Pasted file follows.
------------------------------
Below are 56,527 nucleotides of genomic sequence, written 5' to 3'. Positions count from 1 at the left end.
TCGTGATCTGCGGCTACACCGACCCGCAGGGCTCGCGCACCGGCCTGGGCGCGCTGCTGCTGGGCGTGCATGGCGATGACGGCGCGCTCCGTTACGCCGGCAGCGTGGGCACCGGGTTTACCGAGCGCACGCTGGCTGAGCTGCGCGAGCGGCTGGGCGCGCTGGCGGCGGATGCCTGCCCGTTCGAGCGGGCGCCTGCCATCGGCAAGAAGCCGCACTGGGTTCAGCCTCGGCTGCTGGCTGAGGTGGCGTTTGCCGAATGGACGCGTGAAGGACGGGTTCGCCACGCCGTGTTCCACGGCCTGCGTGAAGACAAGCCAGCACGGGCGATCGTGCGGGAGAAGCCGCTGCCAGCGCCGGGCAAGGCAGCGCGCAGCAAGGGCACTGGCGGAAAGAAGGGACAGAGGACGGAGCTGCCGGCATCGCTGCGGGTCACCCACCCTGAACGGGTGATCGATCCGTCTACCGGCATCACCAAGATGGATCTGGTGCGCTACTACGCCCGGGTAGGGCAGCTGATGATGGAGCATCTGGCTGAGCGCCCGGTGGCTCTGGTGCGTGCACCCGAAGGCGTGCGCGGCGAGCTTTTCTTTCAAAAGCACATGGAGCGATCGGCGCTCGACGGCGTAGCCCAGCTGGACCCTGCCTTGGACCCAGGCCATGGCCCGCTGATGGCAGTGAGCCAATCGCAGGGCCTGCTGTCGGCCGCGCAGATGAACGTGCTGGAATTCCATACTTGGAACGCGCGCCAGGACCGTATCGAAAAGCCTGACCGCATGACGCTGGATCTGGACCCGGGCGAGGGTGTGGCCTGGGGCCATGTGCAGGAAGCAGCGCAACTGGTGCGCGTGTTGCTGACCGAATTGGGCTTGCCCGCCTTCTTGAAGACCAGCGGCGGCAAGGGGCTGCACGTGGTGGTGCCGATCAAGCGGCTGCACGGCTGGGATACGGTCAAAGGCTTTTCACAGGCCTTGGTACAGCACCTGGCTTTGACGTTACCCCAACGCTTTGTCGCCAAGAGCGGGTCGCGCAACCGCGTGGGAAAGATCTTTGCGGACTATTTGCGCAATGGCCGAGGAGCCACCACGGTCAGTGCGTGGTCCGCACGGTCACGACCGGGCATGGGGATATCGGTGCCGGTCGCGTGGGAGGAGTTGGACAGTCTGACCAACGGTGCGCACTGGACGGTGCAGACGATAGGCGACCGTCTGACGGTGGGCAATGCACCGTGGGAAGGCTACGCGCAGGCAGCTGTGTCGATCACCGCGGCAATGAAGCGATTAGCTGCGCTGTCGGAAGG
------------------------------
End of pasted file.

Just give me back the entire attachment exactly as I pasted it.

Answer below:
Below are 56,527 nucleotides of genomic sequence, written 5' to 3'. Positions count from 1 at the left end.
TCGTGATCTGCGGCTACACCGACCCGCAGGGCTCGCGCACCGGCCTGGGCGCGCTGCTGCTGGGCGTGCATGGCGATGACGGCGCGCTCCGTTACGCCGGCAGCGTGGGCACCGGGTTTACCGAGCGCACGCTGGCTGAGCTGCGCGAGCGGCTGGGCGCGCTGGCGGCGGATGCCTGCCCGTTCGAGCGGGCGCCTGCCATCGGCAAGAAGCCGCACTGGGTTCAGCCTCGGCTGCTGGCTGAGGTGGCGTTTGCCGAATGGACGCGTGAAGGACGGGTTCGCCACGCCGTGTTCCACGGCCTGCGTGAAGACAAGCCAGCACGGGCGATCGTGCGGGAGAAGCCGCTGCCAGCGCCGGGCAAGGCAGCGCGCAGCAAGGGCACTGGCGGAAAGAAGGGACAGAGGACGGAGCTGCCGGCATCGCTGCGGGTCACCCACCCTGAACGGGTGATCGATCCGTCTACCGGCATCACCAAGATGGATCTGGTGCGCTACTACGCCCGGGTAGGGCAGCTGATGATGGAGCATCTGGCTGAGCGCCCGGTGGCTCTGGTGCGTGCACCCGAAGGCGTGCGCGGCGAGCTTTTCTTTCAAAAGCACATGGAGCGATCGGCGCTCGACGGCGTAGCCCAGCTGGACCCTGCCTTGGACCCAGGCCATGGCCCGCTGATGGCAGTGAGCCAATCGCAGGGCCTGCTGTCGGCCGCGCAGATGAACGTGCTGGAATTCCATACTTGGAACGCGCGCCAGGACCGTATCGAAAAGCCTGACCGCATGACGCTGGATCTGGACCCGGGCGAGGGTGTGGCCTGGGGCCATGTGCAGGAAGCAGCGCAACTGGTGCGCGTGTTGCTGACCGAATTGGGCTTGCCCGCCTTCTTGAAGACCAGCGGCGGCAAGGGGCTGCACGTGGTGGTGCCGATCAAGCGGCTGCACGGCTGGGATACGGTCAAAGGCTTTTCACAGGCCTTGGTACAGCACCTGGCTTTGACGTTACCCCAACGCTTTGTCGCCAAGAGCGGGTCGCGCAACCGCGTGGGAAAGATCTTTGCGGACTATTTGCGCAATGGCCGAGGAGCCACCACGGTCAGTGCGTGGTCCGCACGGTCACGACCGGGCATGGGGATATCGGTGCCGGTCGCGTGGGAGGAGTTGGACAGTCTGACCAACGGTGCGCACTGGACGGTGCAGACGATAGGCGACCGTCTGACGGTGGGCAATGCACCGTGGGAAGGCTACGCGCAGGCAGCTGTGTCGATCACCGCGGCAATGAAGCGATTAGCTGCGCTGTCGGAAGG